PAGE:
Daryle Singletary is a man with a genuinely great voice, who might have been one of the best of the neotraditional country singers of the 1990s in terms of sheer vocal ability. Sadly, his chart career was based on fairly mediocre material, and he only had three top 5 hits. I only really got interested in him when he released the excellent Ain’t It The Truth in 1998, which was not a commercial success and proved to be his last on a major label.
This decade, he has released two albums mainly consisting of high-quality covers, but now he is back with an album of original material on E1 Music (the independent label formerly known as Koch).
I was concerned about the likely quality of the material and direction of the album when I heard the title, but I need not have been concerned. The album, produced by Greg Cole, who was responsible for Daryle’s covers sets, with label executive Chuck Rhodes, is pretty solid country throughout, and complements Daryle’s rich, textured voice well. Although the songs are not all instant classics, they are almost all good, with a couple of real highlights.
The title track is indeed as rocking as Daryle gets, which is to say uptempo country with a very faint southern rock flavor, the latter mainly courtesy of Charlie Daniels’ sizzling fiddle solo and occasional vocal interjections. The song itself is a fun number written by Paul Overstreet and Sonny Tillis about a farmer who forestalls foreclosure on his land by giving up the actual farm (selling the cows to a neighbor and building a stage in place of the barn), and putting on weekly country music shows there instead. It pays off for our hero big time – “they say the old coot’s got a million stashed”.
The most unusual track, and one which seems to be made for a video, is ‘She Sure Looks Good In Black’, written by Dale Dodson and Billy Lawson. This opens with an old country preacher (played by Christian music artist and Nashville session musician Gordon Mote) speaking at what turns out to be the funeral of the narrator, and telling us that the lady in the front row broke up with the deceased just a few weeks earlier; then we get a couple of lines from ‘Amazing Grace’ sung acapella in the voice of an elderly choir member (performed by Glen Duncan), before Daryle starts singing in the persona of the corpse. This may be my favorite track, as Daryle’s classic country voice tells us to a suitably mournful tune (with Rhonda Vincent on harmonies),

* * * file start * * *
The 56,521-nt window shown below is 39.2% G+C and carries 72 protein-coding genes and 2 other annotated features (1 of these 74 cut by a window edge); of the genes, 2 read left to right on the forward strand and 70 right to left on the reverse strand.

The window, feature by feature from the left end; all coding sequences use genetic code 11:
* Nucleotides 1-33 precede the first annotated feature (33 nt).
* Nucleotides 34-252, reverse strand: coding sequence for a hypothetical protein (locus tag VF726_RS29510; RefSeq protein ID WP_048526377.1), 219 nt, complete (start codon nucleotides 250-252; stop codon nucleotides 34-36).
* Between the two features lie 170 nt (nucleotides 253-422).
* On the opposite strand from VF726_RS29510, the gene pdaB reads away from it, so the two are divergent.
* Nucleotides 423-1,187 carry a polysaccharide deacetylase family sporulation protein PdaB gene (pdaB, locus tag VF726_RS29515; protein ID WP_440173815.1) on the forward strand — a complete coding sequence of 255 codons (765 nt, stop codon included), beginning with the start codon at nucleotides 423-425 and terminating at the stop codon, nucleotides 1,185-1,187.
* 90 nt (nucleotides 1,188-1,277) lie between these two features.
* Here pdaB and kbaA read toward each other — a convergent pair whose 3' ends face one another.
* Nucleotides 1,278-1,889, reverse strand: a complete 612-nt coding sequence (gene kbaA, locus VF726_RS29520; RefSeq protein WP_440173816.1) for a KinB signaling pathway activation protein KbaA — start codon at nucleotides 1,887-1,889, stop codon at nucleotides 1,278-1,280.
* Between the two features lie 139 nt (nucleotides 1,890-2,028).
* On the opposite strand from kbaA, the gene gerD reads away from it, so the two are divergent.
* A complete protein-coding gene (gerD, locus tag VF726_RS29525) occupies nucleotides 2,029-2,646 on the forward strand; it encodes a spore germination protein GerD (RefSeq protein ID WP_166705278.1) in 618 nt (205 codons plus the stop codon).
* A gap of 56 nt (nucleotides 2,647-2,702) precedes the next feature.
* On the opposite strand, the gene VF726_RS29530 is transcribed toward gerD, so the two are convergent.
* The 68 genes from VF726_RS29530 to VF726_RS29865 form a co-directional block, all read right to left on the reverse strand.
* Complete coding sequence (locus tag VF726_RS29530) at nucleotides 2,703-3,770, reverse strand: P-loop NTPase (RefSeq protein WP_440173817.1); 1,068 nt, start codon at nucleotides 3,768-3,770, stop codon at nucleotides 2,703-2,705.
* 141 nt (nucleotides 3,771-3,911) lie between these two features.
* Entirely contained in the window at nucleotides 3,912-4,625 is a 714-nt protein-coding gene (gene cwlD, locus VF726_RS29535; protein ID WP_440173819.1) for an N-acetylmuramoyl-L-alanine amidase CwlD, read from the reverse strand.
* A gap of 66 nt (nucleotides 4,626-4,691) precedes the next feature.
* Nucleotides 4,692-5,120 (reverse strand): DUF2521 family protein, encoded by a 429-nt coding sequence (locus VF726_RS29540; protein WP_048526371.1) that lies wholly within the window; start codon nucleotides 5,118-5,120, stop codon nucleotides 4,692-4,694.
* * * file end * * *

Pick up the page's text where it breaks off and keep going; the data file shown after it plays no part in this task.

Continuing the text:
“My mama hates her, my daddy blames her,
My sister swears it’s all an act
But if she had wore [sic] red
She could have raised the dead
But my Lord, that woman sure looks good in black”
Billy Lawson must be Daryle’s favorite songwriter at the moment, as he co-wrote no less than five of the twelve tracks (oddly all sequenced togther as tracks 7-11). One of the best is ‘Real Estate Hands’ (this one written with Terry Skinner). This song sounds just like something George Jones would have recorded in his heyday, and although Daryle isn’t quite a George Jones, he does a very good job on a real tearjerker of a hardcore country song, again backed up by some very prominent harmonies from Rhonda Vincent. The protagonist returns to the marital home, now empty and up for sale:
“How can you put a price on someone’s piece of life, I’d like to know?